It is a sign of the times that arguments for learning a foreign language are so often framed in utilitarian terms: will knowing a language get me a job? The economist Lawrence Summers recently argued in the New York Times that there will be less use for foreign languages as English dominates business more and more and people use technology to translate. I liked this response from Marcelo M. Surez-Orozco:
I enjoyed this line: "Learning a foreign language is about a way of being in the world, not about getting the next deal done."
Britain, we are told, suffers economically because of our shortage of linguists. Research will indicate that language graduates are less likely to be unemployed. I have no doubt that is all true and I, like many fellow teachers, tell students that learning a language will help them in the job market. I somehow doubt, however, whether this washes very much with kids. They might accept that it is true, but I don't think it is likely to persuade them to take a language rather than, say, a science subject.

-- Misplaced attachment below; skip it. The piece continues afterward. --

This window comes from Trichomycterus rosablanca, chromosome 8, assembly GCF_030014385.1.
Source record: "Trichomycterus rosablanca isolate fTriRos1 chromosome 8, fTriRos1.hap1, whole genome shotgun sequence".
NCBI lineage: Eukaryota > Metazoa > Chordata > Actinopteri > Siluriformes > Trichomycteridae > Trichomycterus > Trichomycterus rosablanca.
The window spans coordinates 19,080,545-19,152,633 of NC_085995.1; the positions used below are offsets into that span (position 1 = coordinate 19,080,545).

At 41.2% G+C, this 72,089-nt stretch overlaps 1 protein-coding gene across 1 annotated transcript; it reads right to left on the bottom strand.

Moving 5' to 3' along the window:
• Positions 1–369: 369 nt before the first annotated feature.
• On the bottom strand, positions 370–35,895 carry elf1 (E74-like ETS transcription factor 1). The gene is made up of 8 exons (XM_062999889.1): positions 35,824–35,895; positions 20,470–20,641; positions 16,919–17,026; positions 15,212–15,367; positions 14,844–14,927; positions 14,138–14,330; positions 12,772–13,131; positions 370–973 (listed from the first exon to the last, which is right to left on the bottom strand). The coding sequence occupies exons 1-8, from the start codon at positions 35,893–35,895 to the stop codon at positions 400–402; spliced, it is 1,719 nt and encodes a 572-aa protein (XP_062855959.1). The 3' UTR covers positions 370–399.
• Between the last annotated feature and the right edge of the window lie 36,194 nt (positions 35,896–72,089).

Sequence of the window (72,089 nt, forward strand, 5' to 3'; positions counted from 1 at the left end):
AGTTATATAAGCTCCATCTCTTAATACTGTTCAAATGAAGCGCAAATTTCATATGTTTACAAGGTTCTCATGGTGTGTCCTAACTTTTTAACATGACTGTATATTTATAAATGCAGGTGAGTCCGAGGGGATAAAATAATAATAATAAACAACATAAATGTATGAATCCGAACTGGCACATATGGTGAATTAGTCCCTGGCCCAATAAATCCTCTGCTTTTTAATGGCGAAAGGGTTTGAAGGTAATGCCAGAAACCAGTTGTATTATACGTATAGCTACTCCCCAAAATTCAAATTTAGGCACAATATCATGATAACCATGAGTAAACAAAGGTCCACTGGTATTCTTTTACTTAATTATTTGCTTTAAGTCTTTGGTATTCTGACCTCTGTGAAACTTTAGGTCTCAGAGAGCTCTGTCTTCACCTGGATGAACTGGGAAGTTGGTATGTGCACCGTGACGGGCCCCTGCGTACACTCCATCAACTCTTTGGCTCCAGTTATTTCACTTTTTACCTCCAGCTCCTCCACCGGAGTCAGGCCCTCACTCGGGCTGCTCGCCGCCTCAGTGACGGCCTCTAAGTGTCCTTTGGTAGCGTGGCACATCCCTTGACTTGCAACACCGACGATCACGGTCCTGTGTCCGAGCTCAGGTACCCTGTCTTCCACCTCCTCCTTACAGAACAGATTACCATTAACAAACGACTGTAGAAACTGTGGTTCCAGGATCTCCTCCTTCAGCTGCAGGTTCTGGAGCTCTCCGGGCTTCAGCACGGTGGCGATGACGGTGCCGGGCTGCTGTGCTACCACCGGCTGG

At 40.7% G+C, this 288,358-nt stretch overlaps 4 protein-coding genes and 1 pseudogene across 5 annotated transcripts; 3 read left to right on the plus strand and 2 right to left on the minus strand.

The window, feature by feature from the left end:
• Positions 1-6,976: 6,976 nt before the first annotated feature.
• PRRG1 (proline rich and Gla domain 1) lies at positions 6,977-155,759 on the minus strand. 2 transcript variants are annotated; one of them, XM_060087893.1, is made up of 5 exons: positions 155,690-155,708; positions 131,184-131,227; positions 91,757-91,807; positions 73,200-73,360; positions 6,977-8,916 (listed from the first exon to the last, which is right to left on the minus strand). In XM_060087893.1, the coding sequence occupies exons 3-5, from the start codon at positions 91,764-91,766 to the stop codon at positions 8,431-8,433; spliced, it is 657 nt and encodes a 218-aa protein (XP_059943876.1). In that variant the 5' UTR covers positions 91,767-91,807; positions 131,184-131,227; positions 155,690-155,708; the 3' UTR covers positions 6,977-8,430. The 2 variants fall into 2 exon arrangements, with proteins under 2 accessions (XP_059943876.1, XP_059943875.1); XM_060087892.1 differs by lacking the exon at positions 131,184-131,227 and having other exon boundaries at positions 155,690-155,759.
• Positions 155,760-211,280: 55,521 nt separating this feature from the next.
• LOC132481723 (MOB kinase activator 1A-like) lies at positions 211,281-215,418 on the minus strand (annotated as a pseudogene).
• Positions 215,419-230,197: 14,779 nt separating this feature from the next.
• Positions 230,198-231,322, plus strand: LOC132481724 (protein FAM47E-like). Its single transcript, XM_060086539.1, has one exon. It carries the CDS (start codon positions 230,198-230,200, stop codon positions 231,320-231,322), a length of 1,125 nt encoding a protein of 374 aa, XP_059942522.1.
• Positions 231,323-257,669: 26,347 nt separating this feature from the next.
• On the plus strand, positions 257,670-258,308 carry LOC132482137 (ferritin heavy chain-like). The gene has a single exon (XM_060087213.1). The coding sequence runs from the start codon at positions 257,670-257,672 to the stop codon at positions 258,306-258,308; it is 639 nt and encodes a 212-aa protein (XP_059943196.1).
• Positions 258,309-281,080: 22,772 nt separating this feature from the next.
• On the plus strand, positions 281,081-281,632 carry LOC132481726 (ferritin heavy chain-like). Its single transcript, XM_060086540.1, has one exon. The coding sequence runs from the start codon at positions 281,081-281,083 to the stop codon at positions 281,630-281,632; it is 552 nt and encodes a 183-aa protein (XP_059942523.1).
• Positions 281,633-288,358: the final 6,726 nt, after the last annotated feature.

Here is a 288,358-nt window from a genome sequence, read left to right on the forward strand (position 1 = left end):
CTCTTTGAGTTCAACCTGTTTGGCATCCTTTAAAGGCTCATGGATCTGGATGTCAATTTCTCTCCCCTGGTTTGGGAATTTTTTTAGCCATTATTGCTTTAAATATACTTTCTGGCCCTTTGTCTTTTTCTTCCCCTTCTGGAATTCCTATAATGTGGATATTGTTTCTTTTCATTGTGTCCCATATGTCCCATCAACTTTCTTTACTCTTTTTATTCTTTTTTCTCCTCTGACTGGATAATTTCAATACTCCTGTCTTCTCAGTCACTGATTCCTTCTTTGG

It is much more likely that, in later life, our students will derive other benefits from learning a language. They will travel, converse, socialise, read, watch films, listen to music; they'll do all sorts of things they enjoy through the medium of a foreign language. Maybe we should talk more about these things with our students, explaining why our lives have been so enriched by language learning. We should tap into the social and affective, not the economic and acquisitive.